The Magical Negro Falls to Earth

But victory for Obama in 2012 would signify more racial progress than it did in 2008

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JEWEL SAMAD / AFP / Getty Images

President Barack Obama waves upon his return at the White House in Washington, DC, on Sept. 25, 2012.

If President Obama had to run against Senator Obama of 2008, he’d probably be crushed. Back then, Obama seemed superhuman; today he is merely mortal. His victory in 2008 was historic, breaking the race barrier in the nation’s highest office. But an Obama victory in 2012 would say something even more profound about how far our country has come.

Granted, Obama’s election (or not) is merely one of many factors that will tell us where we are on race in America. But it is a big one. In 2008, Obama had to overcome racial bias that a recent study by Seth Stephens-Davidowitz, a Harvard Ph.D. candidate in economics, suggests may have cost him as many as 3 to 5 percentage points in the election.

Obama had to be extraordinary, which reminds me of something my mother told me when I was a boy: that being black meant I had to be twice as good to get ahead. Obama more than just good; in many ways, he was the embodiment of that staple of film and literature, the magical Negro.

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The magical Negro is a character full of knowledge and wisdom, sometimes with supernatural powers, whose job is to help a white protagonist reach his full potential. Jim in Mark Twain’s Huckleberry Finn is the classic example. More recently, there were Will Smith in The Legend of Bagger Vance, Michael Clarke Duncan in The Green Mile and Laurence Fishburne as Morpheus in The Matrix, who offers Keanu Reeves’ Neo a red pill that will change his life.

In 2008, Obama was Morpheus and America was Neo, a nation of great potential that had lost its mojo and did not understand reality. Obama offered America the red pill — the chance to vote for him — and we swallowed it. In The Matrix, the red pill took effect immediately, and it wasn’t long before Neo revealed himself to be the One — the Jesus-like figure Morpheus had thought he was. In the real world, change happens much more slowly. When Obama took office, it felt as if the sky were falling and we were close to a depression. We avoided that fate. But it has been a rough few years marked by problems (not all of his making) that include a historic recession, Washington gridlock, the passage of controversial health care legislation, the failure to close the Guantánamo prison, the Middle East explosion and the rhetorical blunder of “If you’ve got a business, you didn’t build that,” by which the great orator handed the GOP a gift it could mangle into a slogan. After all that, it’s impossible to view Obama as a superhuman magical-Negro figure anymore.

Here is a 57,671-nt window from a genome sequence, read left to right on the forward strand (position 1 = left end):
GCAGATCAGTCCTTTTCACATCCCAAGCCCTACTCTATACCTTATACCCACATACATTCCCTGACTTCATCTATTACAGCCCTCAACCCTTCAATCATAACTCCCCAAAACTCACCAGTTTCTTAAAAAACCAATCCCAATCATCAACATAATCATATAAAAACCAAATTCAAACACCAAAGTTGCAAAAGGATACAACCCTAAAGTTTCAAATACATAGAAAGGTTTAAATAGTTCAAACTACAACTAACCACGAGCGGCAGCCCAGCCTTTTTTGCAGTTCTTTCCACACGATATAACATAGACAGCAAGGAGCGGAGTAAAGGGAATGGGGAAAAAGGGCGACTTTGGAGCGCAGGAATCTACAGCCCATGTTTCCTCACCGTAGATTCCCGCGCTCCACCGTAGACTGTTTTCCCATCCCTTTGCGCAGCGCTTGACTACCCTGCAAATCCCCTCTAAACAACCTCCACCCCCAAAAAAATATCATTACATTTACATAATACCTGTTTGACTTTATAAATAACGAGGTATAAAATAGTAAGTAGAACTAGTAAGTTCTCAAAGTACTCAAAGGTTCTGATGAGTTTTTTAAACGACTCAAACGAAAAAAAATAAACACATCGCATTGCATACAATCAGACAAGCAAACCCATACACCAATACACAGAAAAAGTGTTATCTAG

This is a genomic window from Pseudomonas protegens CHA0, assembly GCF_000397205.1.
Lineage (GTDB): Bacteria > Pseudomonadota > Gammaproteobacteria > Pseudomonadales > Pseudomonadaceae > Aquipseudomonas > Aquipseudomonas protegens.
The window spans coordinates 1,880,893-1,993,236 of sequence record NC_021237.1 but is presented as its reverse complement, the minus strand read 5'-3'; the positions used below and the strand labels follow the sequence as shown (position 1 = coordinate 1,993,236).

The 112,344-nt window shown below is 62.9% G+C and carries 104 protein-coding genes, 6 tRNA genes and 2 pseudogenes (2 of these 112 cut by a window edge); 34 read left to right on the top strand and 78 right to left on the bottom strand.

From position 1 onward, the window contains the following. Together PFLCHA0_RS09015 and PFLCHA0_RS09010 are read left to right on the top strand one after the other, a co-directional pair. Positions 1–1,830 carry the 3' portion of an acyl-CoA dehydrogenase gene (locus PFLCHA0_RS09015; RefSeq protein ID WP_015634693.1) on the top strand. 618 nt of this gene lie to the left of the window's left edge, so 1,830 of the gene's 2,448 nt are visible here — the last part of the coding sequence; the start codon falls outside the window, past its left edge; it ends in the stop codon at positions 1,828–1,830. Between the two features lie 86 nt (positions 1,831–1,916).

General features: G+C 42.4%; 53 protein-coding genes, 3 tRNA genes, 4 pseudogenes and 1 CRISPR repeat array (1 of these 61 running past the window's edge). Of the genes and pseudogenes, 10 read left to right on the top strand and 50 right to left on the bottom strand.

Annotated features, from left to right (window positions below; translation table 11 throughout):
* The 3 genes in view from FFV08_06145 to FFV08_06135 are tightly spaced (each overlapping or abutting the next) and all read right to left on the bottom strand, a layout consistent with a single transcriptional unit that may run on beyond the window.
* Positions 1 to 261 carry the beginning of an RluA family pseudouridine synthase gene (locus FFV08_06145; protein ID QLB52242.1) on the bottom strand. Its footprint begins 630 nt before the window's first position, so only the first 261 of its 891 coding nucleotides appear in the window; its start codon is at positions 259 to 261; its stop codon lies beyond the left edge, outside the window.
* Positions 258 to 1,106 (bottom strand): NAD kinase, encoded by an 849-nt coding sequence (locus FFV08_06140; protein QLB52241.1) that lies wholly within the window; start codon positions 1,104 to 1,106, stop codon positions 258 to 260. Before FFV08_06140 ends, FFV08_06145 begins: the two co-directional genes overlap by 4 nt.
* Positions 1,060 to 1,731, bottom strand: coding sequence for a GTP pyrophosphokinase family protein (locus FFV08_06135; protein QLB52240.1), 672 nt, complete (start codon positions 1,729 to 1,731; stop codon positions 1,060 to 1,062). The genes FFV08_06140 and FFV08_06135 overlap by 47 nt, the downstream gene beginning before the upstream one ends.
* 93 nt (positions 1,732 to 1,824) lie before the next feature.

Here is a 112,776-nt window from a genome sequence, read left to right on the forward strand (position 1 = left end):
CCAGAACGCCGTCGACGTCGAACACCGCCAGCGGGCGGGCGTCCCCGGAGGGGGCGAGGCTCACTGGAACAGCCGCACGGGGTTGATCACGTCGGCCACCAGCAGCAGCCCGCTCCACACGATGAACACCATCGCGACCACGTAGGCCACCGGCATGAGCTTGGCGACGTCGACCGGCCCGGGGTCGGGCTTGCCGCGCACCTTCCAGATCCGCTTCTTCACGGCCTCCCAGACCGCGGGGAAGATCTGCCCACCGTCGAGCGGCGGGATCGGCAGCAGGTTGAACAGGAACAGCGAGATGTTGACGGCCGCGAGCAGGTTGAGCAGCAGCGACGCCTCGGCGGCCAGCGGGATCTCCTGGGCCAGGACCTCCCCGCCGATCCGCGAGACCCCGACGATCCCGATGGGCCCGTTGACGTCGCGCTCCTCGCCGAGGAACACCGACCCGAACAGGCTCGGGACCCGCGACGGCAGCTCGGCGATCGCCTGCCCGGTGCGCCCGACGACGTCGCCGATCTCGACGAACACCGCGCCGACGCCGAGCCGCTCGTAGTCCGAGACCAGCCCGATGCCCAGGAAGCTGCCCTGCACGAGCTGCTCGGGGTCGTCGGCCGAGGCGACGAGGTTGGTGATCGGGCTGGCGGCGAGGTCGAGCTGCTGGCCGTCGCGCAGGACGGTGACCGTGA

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Obama has been brought down to earth, and he now admits, as he said in his speech at the Democratic National Convention, invoking the words of Abraham Lincoln, “I have been driven to my knees many times by the overwhelming conviction that I had no place else to go.” Yet despite his failings and mortal humility, Obama remains the favorite to win: he leads 48% to 45% in the latest Gallup poll and 48.9% to 44.9% in the Real Clear Politics average of polls.

All incumbents have natural advantages, but for Obama, incumbency is a double-edged sword. Given the super-human expectations placed on him when he took office, it’s not surprising that he has disappointed some of his followers.

So those poll numbers suggest something very interesting about this country in terms of racial progress. They show American voters embracing a non-magical black man. The magical Negro concept arose from a need to rectify supposed black inferiority with the undeniability of black wisdom by suggesting that wisdom is so alien that its origins cannot be explained by normal scientific methods.

While some may think it complimentary to be considered “magical,” it is infantilizing and offensive because it suggests black excellence is so shocking it can only come from a source that is supernatural. To accept a black leader who is extraordinary yet so human that he cannot be magical is an entirely different prospect than electing a black superhero. Anyone would vote for a superhero who lived up to my mom’s standard of having to be twice as good. But for it to embrace a nonmagical black person who cannot promise anything but hope, intelligence, sweat and experience, now that comes closer to equality. Equality is freedom from having to be twice as good to get ahead.

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